Author: Andy Rooke
Emergency Call or eCall is coming to the UK (and the rest of Europe). The timeline, which should be ratified by June 2015, will indicate that the mandated deployment of eCall for the UK for the 999 (112) emergency call centres will be by the 1st October 2017. New cars could start to arrive on UK roads after the 31st March 2018.
So this is a long way off, no need to worry then?
In reaching a consensus across Europe for eCall to be come law a change in the proposed regulations for the vehicle specification was agreed. The change is that third party service or private eCall (TPS eCall) can now legally installed alongside the mandated eCall. The result is that a significant number of carmakers and roadside assistance organisations are now looking to deploy TPS eCall starting from August 2015, so not so far away then!
The TPS eCall system will have a permanently connected SIM in the vehicle so the vehicle is connected. Could/should the UK be making use of this advancement, in terms of receiving and transmitting information concerning the vehicle?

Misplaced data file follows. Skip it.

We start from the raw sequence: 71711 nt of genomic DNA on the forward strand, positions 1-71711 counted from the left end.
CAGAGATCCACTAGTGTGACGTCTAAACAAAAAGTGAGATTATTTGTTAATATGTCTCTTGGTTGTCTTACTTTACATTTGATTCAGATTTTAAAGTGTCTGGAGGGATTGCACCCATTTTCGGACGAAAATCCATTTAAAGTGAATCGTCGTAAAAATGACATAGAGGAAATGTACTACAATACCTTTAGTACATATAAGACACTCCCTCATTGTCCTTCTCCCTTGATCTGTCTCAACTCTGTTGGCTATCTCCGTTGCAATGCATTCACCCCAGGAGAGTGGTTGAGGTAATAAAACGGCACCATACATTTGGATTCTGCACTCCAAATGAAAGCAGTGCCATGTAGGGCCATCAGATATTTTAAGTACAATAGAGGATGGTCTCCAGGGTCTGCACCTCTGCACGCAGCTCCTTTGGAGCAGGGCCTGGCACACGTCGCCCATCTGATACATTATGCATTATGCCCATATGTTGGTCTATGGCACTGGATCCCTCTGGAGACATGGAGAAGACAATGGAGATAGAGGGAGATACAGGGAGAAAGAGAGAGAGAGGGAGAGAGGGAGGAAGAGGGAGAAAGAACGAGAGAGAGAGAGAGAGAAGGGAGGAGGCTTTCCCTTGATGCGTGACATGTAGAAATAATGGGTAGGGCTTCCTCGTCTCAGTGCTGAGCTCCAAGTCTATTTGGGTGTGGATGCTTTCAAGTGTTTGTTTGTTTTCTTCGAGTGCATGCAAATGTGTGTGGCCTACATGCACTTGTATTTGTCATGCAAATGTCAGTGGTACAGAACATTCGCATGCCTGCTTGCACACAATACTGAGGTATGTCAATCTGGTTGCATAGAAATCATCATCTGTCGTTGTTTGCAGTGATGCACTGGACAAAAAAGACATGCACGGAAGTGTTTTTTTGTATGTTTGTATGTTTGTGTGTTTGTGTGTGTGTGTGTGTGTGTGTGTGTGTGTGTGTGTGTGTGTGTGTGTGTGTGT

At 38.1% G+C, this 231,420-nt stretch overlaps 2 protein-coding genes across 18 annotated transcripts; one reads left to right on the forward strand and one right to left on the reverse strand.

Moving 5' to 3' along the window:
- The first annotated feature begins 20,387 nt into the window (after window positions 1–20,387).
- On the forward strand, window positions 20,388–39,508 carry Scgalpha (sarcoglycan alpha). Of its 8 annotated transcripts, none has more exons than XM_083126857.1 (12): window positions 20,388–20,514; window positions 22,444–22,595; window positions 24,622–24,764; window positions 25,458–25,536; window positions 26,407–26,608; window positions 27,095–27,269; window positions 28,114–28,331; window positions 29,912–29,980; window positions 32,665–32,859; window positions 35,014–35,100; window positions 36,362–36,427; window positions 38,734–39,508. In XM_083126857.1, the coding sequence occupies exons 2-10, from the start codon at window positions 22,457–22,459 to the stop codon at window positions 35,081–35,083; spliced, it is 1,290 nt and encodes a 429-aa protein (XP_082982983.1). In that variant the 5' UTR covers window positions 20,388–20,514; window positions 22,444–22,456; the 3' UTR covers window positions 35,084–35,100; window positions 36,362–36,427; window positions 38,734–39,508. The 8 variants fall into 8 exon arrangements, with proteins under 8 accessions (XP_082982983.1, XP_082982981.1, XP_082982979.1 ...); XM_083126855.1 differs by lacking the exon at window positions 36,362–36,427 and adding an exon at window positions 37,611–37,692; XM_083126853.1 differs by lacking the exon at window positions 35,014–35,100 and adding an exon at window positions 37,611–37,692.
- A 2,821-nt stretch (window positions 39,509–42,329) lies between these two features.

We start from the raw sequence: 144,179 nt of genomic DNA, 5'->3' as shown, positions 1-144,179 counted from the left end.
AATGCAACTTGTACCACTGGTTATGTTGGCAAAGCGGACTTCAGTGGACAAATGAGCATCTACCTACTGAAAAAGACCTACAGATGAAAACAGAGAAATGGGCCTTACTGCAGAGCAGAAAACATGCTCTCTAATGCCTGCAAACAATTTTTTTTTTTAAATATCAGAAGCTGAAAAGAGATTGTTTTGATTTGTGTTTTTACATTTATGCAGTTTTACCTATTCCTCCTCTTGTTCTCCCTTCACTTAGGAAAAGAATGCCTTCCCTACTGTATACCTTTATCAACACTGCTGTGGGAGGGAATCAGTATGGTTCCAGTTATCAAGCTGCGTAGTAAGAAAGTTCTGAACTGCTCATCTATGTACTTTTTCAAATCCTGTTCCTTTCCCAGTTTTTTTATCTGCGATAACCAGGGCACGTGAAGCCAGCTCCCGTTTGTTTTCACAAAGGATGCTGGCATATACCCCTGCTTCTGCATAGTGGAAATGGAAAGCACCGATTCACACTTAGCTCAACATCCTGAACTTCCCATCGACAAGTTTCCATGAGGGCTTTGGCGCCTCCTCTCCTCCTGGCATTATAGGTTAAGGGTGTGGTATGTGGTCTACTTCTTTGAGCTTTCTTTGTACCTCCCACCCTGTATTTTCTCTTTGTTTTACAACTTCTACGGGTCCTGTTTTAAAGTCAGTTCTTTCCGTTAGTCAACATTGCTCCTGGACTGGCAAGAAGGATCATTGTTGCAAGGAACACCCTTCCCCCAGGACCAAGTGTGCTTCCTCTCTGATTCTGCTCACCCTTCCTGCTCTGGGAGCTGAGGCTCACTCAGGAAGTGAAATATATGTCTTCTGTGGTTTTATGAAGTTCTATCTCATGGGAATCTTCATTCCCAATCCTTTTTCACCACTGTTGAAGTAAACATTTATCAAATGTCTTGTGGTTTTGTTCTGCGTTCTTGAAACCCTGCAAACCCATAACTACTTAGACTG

Why, is this a good thing?
Whatever type of eCall is deployed, for the first time the eCall system will give a precise location for an event on the road system, and an indication of one of the vehicles involved (This is not the case now).
So what needs to be done?
First for the UK to wake up to eCall, acknowledge that it (eCall) will happen. There are significant advantages to be levered from eCall data, which is transmitted to the emergency services. Road network managers need to be thinking about how this could be used. From an eCall you will know Time, Date and Place at least one of the vehicles involved. This is essential information for both the emergency services and road network managers.
But in order to take advantage of eCall there is a need to understand it and plan for its arrival.